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Samsung UN55D8000 55″ LED 3D HDTV Review



About four weeks ago we looked at Samsung’s UN55D7000 and while it hit quite a few high points there were some glaring problems that made us shy away from recommending it. On paper at least the D8000 is supposed to succeed where its sibling failed but the question on everyone’s mind remains very simple: is this flagship HDTV worth almost a grand more? The answer to that isn’t as straightforward as some may have hoped.

In many ways Samsung has produced one hell of an HDTV. Its industrial design sets new standards for what’s possible with today’s materials by giving a massive 55” panel the look of floating in midair and the effect truly is a conversation starter. The colours the D8000 produced were simply amazing, blacks were deep and rich and scenes were remarkably free of ghosting. In addition, Game Mode continues to be one of the best possible technologies to have if there are any gamers in your household since it can mean the difference between multiplayer life and death.

While the UN55D8000 does set new standards in terms of colour reproduction and video processing, it also tends to fall flat in several key areas. While older LCD technology may not be the “in” thing anymore, we have been constantly wishing for the good old days of the B750 and A850 series we reviewed years ago. Edge lit LED panels have brought nothing but uneven uniformity and lackluster contrast to the table and the D8000 doesn’t differ all that much in either of these respects. Once again Samsung has sacrificed uniformity for an almost razor thin frame and on an HDTV that costs three grand, that just isn’t acceptable in our books.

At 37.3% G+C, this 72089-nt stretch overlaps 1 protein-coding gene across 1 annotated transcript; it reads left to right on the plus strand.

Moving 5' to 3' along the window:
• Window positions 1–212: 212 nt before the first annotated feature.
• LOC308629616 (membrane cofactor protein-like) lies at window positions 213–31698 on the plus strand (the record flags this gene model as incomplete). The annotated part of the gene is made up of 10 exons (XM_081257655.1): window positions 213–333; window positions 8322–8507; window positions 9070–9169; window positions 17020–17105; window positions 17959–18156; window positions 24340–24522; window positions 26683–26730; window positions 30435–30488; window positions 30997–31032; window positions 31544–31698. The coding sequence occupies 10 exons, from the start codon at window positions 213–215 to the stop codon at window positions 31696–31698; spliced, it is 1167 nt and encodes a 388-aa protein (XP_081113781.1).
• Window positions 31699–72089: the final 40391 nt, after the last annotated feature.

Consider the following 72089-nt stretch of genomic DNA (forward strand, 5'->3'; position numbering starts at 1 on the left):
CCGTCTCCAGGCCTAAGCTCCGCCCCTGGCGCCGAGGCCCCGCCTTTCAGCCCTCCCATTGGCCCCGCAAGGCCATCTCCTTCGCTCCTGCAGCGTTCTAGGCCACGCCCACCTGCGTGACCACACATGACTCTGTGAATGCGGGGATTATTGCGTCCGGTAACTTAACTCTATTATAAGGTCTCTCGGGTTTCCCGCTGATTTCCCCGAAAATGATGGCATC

Samsung hit the nail on the head when it came to designing the UN55D8000. This is one of the best all-round sets we’ve come across in some time since it performs well in a wide variety of circumstances, be it gaming or Blu Ray movie viewing. Unfortunately like its 55” D7000 sibling, our opinion of the D8000 is diminished due to our sample’s piss poor screen uniformity. Now to Samsung’s credit some anecdotal evidence does point towards several of these mistakes being corrected with new panel revisions. But whether or not you get one of the newer sets really comes down to a game of Russian roulette.

This review will end with the answer to a question we asked a few paragraphs ago: is the UN55D8000 worth almost $1000 more than the D7000? In our opinion, no. Yet it does have the potential to be an absolutely top notch set once Samsung finishes ironing out the kinks.

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